Planet London Python

November 24, 2015

Menno Smits

IMAPClient 1.0.0

IMAPClient 1.0.0 is finally here! This is a monster release, bursting with new features and fixes.

Here's the highlights:

Enhanced TLS support: The way that IMAPClient establishes TLS connections has been completely reworked. By default, IMAPClient will attempt certificate verification and certificate hostname checking, and will not use known-insecure TLS settings and protocols. In addition, TLS parameters are now highly configurable.

This change necessitates that backwards compatibility has been broken, and also means that IMAPClient has a bunch of new dependencies. Please see the earlier blog article about the TLS changes as well as the release notes for more information.

STARTTLS support: When the server supports it, IMAPClient can now establish an encrypted connection after initially starting with an unencrypted connection using the STARTTLS command. The starttls method takes an SSL context object for controlling the parameters of the TLS negotiation.

Many thanks to Chris Arndt for his extensive initial work on this.

Robust search criteria handling: IMAPClient's methods that accept search criteria have been changed to provide take criteria in a more straightforward and robust way. In addition, the way the charset argument interacts with search criteria has been improved. These changes make it easier to pass search criteria and have them handled correctly.

Unfortunately these changes also mean that small changes may be required to existing code that uses IMAPClient. Please see the earlier blog article about the search changes as well as the release notes for more information.

Socket timeout support: IMAPClient now accepts a timeout at creation time. The timeout applies while establishing the connection and for all operations on the socket connected to the IMAP server.

Semantic versioning: In order to better indicate version compatibility to IMAPClient's users, the project will now strictly adhere to the Semantic Versioning scheme.

Performance optimisation for parsing message id lists: A short circuit is now used when parsing a list of message ids which greatly speeds up parsing time.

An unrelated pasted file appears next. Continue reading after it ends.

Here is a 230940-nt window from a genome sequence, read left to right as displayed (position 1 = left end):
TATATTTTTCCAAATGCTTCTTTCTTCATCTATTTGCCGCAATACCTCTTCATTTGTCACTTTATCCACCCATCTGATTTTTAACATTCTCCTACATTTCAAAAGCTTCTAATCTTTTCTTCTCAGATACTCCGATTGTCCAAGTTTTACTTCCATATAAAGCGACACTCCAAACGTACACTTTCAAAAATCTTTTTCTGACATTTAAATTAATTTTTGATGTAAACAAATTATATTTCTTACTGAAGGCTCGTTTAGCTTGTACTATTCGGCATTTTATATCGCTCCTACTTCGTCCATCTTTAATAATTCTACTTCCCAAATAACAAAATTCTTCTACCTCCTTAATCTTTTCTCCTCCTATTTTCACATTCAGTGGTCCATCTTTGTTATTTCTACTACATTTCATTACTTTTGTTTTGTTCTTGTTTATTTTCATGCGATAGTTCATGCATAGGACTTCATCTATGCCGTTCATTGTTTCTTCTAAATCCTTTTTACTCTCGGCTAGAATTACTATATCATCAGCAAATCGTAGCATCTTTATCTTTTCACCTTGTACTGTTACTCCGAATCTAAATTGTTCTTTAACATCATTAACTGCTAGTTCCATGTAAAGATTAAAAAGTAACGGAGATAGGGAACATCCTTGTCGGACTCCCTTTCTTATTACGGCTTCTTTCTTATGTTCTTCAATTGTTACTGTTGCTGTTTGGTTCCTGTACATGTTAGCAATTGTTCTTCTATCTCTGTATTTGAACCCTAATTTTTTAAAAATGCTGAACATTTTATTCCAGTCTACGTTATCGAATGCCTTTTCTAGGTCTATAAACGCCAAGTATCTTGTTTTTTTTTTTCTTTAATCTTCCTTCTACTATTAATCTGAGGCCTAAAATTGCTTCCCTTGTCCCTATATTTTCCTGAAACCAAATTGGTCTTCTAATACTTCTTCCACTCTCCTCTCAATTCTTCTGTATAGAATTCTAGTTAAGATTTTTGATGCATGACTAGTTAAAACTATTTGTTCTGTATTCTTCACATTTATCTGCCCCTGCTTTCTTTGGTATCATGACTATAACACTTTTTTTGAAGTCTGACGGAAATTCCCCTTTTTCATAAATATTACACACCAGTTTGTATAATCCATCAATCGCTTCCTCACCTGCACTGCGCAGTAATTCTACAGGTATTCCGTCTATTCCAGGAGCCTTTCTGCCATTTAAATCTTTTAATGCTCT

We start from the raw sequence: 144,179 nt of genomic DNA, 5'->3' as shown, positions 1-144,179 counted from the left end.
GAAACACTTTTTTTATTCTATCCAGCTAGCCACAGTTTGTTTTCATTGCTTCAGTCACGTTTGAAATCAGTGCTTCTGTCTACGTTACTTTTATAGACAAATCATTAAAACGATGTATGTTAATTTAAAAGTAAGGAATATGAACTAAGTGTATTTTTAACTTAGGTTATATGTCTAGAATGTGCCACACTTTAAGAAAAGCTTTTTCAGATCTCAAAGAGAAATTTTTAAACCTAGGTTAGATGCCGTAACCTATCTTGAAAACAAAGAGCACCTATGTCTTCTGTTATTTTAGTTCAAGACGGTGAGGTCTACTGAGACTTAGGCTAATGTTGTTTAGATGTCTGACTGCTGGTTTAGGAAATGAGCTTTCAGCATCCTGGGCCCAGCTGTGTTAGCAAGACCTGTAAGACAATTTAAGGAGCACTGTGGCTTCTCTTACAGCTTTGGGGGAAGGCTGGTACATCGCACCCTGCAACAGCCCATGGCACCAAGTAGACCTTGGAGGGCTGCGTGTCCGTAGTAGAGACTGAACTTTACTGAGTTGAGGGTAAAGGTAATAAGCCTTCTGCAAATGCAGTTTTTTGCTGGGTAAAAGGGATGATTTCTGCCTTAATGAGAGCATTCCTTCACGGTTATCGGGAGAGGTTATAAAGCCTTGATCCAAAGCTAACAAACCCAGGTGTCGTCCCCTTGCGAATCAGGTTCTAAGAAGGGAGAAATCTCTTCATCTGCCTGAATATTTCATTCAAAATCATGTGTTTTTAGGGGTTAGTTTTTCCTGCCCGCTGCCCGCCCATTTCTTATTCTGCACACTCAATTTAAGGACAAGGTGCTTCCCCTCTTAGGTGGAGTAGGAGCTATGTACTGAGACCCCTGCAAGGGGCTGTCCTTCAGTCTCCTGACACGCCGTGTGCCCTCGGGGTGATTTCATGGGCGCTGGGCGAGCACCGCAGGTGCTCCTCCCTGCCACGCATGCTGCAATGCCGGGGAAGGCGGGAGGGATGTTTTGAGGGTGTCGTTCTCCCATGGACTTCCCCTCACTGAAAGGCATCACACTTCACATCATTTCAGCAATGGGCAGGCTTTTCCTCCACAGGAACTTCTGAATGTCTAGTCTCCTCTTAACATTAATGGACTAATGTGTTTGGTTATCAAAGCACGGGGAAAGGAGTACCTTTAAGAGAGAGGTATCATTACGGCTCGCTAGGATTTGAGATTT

Installation via wheels: In addition to .zip and .tar.gz files, IMAPClient releases are now also available as universal wheels.

There have also been many other smaller fixes and improvements. See the release notes and manual for more details.

IMAPClient can be installed from PyPI (pip install imapclient) or downloaded via IMAPClient site.

This release couldn't have been possible with the amazing support of Nylas. If you're developing software that needs to deal with email, save yourself a whole lot of pain and check out their email platform. If you're after a modern, extensible, cross-platform email client check out N1.

November 24, 2015 04:45 AM

November 23, 2015

Python Anywhere

Security advisory: please change your PythonAnywhere MySQL password

tl;dr: On 19 November we were notified of a security vulnerability on PythonAnywhere. It could not have been used to access files on your PythonAnywhere storage, including your code, nor was any personally identifiable data in our databases exposed. We also have no indication that it was ever exploited. It was fixed within two hours of notification. However, as a precautionary measure, we are recommending that if you use MySQL on PythonAnywhere, you should change your MySQL password.

Here are the details.

On 19 November a user notified us of a security issue. In certain specific circumstances, a paying PythonAnywhere user could get a list of running processes on one of our console servers. We identified the problem and pushed a fix live 90 minutes later. We have analysed our logs, and cannot see any evidence of anyone having exploited this vulnerability, but clearly we cannot rule out the possibility that someone did exploit it in the past, or did so in a way we can't detect.

If someone did exploit it, they would have been able to see the usernames of all people logged in to that console server, and the full command lines of any processes they were running. They would not have had access to any user file storage, or to any of the databases where we store any personally identifiable information (for example, names and addresses). We do not store credit card numbers on our servers.

However, because full command lines for running processes were visible, any private information that you had on command lines could have been seen by such an attacker. This includes any MySQL passwords, as these are visible in the command line if you happen to have a MySQL console (started from the "Databases" tab) running on the server. Postgres passwords are not at risk, as these are never specified on a command line (unless you explicitly put them on a command line yourself).

As an example of a non-MySQL credential that might have been potentially exposed, imagine you're using a third-party service that sends text messages. Normally you would interact with this using Python, but if you're just playing around, you might use curl from a bash console like this:

curl -u '[YOUR ACCOUNT CREDENTIALS]' -d "message=Hello" -d "number=+15551234567"

You can see that if an attacker had used the vulnerability at exactly the right time, they might have seen those credentials.

Once again, we have no evidence to suggest that anyone has exploited this security hole, and it is now fixed. However, we strongly advise that as a precautionary security measure, you change any MySQL password you have set on the "Databases" tab within PythonAnywhere, and that you also change any other login credentials that might have been exposed on a command line.

If you have any questions, please email us at

by giles at November 23, 2015 06:33 PM